Tuesday, December 5, 2017

The Real Story about the Famous "Elliott's Pine Log Restaurant and Lounge" in Skokie, Illinois.

Elliott's Pine Log Restaurant and Lounge were located, hidden among the trees, at 7545 Skokie Boulevard (Skokie Blvd. is Cicero Ave. in Chicago) at the intersection of Howard Street, Lincoln Avenue, and Skokie Boulevard in Skokie, Illinois.
Chris Elliott purchased the property in 1938 for $38,000. The logs were shipped from Wisconsin. The restaurant was completed and opened in 1939 at the end of the great depression.
NOTE: The rumor of Elliott's Pine Log being a speakeasy, as stated on numerous websites online is false. Prohibition began in 1920 and ended on December 5, 1933. Elliott's Pine Log Restaurant and Lounge opened in 1939, six years after the end of prohibition. As rumor has it the speakeasy was really the "Morton House Restaurant" 8509 Railroad Avenue, Morton Grove, Illinois, destroyed by fire on January 2, 1954."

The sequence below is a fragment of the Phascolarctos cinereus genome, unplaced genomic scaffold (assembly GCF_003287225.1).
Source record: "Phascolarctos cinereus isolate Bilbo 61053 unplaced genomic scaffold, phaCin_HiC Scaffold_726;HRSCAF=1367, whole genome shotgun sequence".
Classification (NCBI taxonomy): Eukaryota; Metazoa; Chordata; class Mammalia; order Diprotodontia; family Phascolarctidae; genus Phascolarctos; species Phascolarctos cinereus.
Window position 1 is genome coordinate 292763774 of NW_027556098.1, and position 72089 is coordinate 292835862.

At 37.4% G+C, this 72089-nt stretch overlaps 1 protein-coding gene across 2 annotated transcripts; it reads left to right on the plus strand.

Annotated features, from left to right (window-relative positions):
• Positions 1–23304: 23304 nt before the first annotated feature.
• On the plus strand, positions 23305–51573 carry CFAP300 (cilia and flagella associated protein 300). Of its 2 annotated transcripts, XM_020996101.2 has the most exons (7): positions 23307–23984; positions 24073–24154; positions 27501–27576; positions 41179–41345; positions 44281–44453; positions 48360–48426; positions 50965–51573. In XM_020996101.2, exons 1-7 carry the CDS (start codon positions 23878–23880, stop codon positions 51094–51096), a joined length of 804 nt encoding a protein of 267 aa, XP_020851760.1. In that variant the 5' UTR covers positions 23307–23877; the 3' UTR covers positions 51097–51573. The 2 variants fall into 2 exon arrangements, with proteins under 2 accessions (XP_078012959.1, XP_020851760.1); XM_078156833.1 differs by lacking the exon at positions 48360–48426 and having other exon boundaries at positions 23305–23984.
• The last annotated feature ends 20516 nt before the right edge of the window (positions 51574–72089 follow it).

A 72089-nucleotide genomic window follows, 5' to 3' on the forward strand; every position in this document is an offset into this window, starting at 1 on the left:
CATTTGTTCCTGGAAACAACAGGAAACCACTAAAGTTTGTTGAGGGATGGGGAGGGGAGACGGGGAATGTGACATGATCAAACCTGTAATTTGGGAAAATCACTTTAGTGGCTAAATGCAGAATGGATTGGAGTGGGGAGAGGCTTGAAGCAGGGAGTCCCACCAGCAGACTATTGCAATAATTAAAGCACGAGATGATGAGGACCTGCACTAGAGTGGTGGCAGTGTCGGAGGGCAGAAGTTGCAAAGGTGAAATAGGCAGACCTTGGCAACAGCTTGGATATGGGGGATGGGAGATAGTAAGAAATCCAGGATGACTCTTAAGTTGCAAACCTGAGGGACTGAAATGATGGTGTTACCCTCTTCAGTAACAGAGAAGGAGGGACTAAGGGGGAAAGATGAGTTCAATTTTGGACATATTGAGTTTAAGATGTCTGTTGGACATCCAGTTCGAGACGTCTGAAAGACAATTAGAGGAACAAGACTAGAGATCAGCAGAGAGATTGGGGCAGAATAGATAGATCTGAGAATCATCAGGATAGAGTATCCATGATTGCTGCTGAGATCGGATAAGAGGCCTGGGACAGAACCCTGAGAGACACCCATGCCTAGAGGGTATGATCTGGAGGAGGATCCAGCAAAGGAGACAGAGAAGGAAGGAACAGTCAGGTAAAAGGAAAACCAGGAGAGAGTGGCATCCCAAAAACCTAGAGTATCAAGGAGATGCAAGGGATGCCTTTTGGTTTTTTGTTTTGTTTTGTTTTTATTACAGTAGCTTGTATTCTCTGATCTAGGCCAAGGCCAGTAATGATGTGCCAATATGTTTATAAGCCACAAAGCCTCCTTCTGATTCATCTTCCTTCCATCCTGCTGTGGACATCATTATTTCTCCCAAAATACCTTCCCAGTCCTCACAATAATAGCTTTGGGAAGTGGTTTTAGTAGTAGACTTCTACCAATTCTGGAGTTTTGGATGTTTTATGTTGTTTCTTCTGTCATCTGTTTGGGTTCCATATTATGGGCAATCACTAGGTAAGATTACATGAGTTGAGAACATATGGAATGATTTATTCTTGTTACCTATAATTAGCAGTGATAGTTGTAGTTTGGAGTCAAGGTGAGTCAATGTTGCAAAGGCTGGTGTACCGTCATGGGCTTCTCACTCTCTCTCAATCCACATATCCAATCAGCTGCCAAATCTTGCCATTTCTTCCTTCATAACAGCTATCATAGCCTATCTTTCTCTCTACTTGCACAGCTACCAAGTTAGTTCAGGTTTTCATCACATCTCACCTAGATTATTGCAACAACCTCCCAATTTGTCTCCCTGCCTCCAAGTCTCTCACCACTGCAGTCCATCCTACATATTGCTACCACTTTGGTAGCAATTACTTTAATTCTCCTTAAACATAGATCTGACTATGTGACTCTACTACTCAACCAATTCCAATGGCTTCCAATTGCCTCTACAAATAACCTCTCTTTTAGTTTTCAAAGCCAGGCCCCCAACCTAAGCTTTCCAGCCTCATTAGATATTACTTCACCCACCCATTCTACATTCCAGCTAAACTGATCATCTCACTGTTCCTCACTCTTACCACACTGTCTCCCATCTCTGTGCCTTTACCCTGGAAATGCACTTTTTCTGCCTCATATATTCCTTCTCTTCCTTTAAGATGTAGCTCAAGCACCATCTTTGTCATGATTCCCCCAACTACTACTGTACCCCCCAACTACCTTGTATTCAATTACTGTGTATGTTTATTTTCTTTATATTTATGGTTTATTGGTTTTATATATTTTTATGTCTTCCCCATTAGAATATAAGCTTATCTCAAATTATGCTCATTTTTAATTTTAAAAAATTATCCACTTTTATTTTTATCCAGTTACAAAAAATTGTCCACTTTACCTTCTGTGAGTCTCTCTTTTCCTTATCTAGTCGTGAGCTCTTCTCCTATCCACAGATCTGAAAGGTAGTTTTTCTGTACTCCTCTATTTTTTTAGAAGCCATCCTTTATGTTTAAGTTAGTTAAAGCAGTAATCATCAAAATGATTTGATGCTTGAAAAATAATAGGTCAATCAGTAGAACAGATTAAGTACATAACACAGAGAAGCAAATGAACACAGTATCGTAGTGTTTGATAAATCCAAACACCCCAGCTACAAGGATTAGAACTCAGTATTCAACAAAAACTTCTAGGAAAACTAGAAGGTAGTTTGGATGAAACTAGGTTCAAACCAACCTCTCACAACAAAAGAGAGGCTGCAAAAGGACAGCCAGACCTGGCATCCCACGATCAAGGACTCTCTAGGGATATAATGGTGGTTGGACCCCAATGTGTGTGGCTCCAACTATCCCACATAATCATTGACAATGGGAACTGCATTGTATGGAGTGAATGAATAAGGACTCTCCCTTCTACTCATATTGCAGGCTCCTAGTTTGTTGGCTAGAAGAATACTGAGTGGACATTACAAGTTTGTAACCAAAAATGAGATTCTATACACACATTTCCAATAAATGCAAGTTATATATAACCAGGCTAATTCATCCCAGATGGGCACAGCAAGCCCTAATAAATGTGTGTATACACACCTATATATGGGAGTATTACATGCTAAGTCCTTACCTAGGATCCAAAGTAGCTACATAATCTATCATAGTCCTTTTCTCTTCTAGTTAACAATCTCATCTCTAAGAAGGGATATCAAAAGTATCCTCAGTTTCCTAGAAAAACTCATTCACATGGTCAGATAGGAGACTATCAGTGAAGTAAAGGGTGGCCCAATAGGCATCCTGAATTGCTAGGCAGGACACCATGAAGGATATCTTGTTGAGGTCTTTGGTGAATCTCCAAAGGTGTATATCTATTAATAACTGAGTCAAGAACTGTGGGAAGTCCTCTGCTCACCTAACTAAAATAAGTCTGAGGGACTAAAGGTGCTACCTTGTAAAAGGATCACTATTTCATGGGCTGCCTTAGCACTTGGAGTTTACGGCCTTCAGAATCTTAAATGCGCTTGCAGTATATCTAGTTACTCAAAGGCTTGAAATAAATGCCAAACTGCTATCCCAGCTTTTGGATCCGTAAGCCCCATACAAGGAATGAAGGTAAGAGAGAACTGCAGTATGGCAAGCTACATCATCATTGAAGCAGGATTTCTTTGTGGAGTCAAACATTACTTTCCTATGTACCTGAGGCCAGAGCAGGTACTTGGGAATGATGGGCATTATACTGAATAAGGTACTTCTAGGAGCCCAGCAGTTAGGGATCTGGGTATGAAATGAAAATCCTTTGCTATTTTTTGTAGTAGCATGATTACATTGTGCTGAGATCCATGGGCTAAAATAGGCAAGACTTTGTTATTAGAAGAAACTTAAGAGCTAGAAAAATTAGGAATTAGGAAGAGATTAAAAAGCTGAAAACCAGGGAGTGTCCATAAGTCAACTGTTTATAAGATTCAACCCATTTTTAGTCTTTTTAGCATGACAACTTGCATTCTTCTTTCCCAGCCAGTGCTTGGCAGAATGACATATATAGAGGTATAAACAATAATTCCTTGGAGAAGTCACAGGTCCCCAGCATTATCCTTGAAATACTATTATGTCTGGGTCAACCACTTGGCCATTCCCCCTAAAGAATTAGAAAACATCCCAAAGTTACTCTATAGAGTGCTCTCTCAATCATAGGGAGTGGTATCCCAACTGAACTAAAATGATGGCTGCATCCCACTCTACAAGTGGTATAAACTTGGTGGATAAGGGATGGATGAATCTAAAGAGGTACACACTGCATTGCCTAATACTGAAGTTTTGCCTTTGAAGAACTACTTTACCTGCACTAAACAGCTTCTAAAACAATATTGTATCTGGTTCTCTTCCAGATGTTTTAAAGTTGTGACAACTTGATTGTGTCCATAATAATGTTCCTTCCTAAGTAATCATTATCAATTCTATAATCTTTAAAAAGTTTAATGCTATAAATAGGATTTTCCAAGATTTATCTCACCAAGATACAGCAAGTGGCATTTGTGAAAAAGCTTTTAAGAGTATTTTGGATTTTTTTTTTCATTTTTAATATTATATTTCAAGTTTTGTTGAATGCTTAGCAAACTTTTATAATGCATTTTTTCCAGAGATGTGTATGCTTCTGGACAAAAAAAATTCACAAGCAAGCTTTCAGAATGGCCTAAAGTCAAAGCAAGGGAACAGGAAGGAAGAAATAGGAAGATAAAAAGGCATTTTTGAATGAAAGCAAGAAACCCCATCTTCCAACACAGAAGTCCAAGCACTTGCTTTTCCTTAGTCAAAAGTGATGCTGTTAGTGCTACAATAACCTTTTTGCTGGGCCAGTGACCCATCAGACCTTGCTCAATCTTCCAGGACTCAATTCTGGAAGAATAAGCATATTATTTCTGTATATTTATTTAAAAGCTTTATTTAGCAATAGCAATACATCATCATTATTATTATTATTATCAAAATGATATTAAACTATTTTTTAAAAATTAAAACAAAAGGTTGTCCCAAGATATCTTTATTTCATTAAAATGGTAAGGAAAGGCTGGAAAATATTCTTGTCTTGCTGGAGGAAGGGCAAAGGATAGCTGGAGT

Chris Elliott
The pine log building was nestled in three wooded acres that are beautiful in any season. No matter where you were seated in any of the four intimate dining rooms, you'd have a relaxing view of the picturesque outdoors through huge picture windows.

It was hard to believe you were in Skokie as it felt more like you were in a Wisconsin country inn or a Swiss Alps Chalet. 
Natural wood paneling, different in each dining room, heavy beams on the ceilings, and wood-burning fireplaces added to the rustic look of Elliott's. Inside the large waiting room with its natural wood-burning fireplace were comfortable sofas and overstuffed chairs, where you would wait for your table to be readied. 

Adjacent to it was the "Keyhole Bar" with a sunken cocktail lounge with a raised wood-burning hearth. On Friday and Saturday nights, there was a piano player who would play your requests.